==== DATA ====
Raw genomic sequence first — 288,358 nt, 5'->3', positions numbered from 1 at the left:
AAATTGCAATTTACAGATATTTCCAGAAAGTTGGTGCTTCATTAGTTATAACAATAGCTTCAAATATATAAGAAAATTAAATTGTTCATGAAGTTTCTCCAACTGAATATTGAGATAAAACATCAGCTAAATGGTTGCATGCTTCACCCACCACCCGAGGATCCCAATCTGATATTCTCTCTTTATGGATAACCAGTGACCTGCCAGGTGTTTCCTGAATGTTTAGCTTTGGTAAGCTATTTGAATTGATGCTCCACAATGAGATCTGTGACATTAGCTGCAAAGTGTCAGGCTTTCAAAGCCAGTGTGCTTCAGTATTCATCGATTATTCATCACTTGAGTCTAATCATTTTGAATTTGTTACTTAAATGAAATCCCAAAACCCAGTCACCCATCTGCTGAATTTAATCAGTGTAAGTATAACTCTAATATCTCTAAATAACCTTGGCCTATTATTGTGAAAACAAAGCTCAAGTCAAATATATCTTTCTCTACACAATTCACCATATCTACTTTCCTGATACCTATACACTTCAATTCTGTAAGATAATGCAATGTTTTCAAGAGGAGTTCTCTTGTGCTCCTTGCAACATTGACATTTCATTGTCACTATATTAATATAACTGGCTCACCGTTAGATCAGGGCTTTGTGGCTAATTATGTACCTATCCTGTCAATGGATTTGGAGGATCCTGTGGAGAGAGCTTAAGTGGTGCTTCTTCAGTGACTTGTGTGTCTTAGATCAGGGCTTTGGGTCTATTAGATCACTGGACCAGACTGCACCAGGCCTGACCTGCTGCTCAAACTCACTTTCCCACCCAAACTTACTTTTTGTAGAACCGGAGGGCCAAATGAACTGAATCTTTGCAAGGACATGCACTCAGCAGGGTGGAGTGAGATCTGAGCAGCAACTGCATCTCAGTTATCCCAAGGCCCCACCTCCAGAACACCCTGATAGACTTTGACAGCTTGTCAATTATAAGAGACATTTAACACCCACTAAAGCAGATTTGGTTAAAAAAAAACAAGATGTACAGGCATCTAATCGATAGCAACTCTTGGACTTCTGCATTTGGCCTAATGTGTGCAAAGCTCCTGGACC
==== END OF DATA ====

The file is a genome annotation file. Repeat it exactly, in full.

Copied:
Raw genomic sequence first — 288,358 nt, 5'->3', positions numbered from 1 at the left:
AAATTGCAATTTACAGATATTTCCAGAAAGTTGGTGCTTCATTAGTTATAACAATAGCTTCAAATATATAAGAAAATTAAATTGTTCATGAAGTTTCTCCAACTGAATATTGAGATAAAACATCAGCTAAATGGTTGCATGCTTCACCCACCACCCGAGGATCCCAATCTGATATTCTCTCTTTATGGATAACCAGTGACCTGCCAGGTGTTTCCTGAATGTTTAGCTTTGGTAAGCTATTTGAATTGATGCTCCACAATGAGATCTGTGACATTAGCTGCAAAGTGTCAGGCTTTCAAAGCCAGTGTGCTTCAGTATTCATCGATTATTCATCACTTGAGTCTAATCATTTTGAATTTGTTACTTAAATGAAATCCCAAAACCCAGTCACCCATCTGCTGAATTTAATCAGTGTAAGTATAACTCTAATATCTCTAAATAACCTTGGCCTATTATTGTGAAAACAAAGCTCAAGTCAAATATATCTTTCTCTACACAATTCACCATATCTACTTTCCTGATACCTATACACTTCAATTCTGTAAGATAATGCAATGTTTTCAAGAGGAGTTCTCTTGTGCTCCTTGCAACATTGACATTTCATTGTCACTATATTAATATAACTGGCTCACCGTTAGATCAGGGCTTTGTGGCTAATTATGTACCTATCCTGTCAATGGATTTGGAGGATCCTGTGGAGAGAGCTTAAGTGGTGCTTCTTCAGTGACTTGTGTGTCTTAGATCAGGGCTTTGGGTCTATTAGATCACTGGACCAGACTGCACCAGGCCTGACCTGCTGCTCAAACTCACTTTCCCACCCAAACTTACTTTTTGTAGAACCGGAGGGCCAAATGAACTGAATCTTTGCAAGGACATGCACTCAGCAGGGTGGAGTGAGATCTGAGCAGCAACTGCATCTCAGTTATCCCAAGGCCCCACCTCCAGAACACCCTGATAGACTTTGACAGCTTGTCAATTATAAGAGACATTTAACACCCACTAAAGCAGATTTGGTTAAAAAAAAACAAGATGTACAGGCATCTAATCGATAGCAACTCTTGGACTTCTGCATTTGGCCTAATGTGTGCAAAGCTCCTGGACC